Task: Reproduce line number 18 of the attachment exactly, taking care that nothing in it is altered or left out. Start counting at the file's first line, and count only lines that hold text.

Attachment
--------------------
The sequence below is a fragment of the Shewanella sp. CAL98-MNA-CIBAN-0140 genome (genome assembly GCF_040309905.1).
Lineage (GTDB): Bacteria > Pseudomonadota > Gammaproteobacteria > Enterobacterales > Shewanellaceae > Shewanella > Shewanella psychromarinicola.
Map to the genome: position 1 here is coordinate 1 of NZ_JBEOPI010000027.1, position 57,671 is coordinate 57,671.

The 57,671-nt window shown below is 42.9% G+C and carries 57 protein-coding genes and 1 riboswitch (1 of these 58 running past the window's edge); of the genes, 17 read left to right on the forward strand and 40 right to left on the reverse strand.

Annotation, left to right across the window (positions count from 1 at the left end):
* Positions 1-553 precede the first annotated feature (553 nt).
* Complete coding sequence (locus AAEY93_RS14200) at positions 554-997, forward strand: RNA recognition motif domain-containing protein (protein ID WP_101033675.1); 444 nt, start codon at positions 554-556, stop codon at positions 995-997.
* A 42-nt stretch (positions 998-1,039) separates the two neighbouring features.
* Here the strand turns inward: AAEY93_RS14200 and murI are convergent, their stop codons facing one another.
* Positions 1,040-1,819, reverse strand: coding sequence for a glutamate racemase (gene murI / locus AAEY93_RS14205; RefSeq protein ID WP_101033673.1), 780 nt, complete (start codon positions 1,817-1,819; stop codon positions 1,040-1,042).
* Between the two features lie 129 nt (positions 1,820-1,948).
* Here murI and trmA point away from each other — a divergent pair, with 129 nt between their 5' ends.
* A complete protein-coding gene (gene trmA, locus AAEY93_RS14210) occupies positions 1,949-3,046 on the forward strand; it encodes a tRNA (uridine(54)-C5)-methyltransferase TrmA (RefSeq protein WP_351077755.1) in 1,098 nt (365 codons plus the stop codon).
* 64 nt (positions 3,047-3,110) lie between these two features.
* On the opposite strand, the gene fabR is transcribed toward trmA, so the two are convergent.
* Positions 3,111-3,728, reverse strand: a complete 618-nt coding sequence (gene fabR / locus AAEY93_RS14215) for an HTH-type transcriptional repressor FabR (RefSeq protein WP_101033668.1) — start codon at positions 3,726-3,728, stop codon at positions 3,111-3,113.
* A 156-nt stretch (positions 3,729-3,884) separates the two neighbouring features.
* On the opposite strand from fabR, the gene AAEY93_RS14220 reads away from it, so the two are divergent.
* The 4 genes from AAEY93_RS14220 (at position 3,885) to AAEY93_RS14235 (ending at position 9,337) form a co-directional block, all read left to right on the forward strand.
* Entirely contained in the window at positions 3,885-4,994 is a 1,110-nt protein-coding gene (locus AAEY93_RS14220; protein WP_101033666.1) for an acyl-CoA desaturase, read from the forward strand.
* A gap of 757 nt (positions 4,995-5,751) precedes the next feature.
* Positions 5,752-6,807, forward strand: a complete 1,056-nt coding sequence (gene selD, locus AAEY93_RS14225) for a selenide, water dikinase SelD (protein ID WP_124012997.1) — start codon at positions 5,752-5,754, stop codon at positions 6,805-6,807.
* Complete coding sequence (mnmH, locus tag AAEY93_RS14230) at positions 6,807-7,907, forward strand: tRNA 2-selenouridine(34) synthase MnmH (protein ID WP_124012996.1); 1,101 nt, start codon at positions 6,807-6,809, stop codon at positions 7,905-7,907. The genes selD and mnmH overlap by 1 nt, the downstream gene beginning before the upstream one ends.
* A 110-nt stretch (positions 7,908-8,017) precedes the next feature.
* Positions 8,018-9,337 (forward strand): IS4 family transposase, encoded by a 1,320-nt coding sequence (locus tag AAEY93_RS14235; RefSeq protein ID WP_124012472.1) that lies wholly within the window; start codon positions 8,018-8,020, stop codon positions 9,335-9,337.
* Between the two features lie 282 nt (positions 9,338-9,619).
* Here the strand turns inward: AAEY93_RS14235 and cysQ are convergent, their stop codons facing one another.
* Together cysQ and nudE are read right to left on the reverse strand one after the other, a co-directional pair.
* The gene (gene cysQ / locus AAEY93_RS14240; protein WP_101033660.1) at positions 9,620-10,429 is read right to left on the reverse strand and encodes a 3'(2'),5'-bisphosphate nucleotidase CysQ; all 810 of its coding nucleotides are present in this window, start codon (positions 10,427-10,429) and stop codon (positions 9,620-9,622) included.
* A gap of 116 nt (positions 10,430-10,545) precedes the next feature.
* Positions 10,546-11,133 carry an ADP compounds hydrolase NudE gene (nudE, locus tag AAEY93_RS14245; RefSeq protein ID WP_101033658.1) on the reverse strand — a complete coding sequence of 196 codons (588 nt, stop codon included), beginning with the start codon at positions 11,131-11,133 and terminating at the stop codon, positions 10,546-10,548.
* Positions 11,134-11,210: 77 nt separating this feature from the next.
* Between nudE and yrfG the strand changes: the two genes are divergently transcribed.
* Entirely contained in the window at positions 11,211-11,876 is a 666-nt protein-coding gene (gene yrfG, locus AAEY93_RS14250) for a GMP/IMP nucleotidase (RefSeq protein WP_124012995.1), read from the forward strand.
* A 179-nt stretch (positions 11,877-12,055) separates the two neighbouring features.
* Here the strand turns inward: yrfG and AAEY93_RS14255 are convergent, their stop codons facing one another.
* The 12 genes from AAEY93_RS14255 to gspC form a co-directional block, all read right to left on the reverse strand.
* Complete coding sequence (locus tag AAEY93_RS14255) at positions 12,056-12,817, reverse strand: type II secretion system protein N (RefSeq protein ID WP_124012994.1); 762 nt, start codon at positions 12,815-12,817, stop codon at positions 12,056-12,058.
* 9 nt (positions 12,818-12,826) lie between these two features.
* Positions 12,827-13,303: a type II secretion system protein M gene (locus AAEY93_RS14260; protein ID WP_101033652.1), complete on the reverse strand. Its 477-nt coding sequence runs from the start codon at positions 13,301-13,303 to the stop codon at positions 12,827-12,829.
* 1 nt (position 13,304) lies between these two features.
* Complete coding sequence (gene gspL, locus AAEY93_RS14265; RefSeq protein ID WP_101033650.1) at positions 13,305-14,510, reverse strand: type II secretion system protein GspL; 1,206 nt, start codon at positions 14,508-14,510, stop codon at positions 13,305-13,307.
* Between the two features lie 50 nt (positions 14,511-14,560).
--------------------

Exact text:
* On the opposite strand from fabR, the gene AAEY93_RS14220 reads away from it, so the two are divergent.